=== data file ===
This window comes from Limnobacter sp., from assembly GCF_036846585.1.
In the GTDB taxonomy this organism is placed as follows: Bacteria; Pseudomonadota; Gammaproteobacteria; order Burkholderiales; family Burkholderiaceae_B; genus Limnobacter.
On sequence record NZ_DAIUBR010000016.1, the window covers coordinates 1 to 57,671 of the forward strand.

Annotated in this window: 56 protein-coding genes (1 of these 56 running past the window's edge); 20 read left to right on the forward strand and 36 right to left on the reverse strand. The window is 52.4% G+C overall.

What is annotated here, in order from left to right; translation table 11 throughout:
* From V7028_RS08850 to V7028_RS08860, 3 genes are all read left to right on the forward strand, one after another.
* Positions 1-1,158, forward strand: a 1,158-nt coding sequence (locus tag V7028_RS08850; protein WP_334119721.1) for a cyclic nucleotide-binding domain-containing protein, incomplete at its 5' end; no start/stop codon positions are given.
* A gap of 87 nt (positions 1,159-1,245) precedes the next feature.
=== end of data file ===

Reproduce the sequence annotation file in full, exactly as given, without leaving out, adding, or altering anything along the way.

This window comes from Limnobacter sp., from assembly GCF_036846585.1.
In the GTDB taxonomy this organism is placed as follows: Bacteria; Pseudomonadota; Gammaproteobacteria; order Burkholderiales; family Burkholderiaceae_B; genus Limnobacter.
On sequence record NZ_DAIUBR010000016.1, the window covers coordinates 1 to 57,671 of the forward strand.

Annotated in this window: 56 protein-coding genes (1 of these 56 running past the window's edge); 20 read left to right on the forward strand and 36 right to left on the reverse strand. The window is 52.4% G+C overall.

What is annotated here, in order from left to right; translation table 11 throughout:
* From V7028_RS08850 to V7028_RS08860, 3 genes are all read left to right on the forward strand, one after another.
* Positions 1-1,158, forward strand: a 1,158-nt coding sequence (locus tag V7028_RS08850; protein WP_334119721.1) for a cyclic nucleotide-binding domain-containing protein, incomplete at its 5' end; no start/stop codon positions are given.
* A gap of 87 nt (positions 1,159-1,245) precedes the next feature.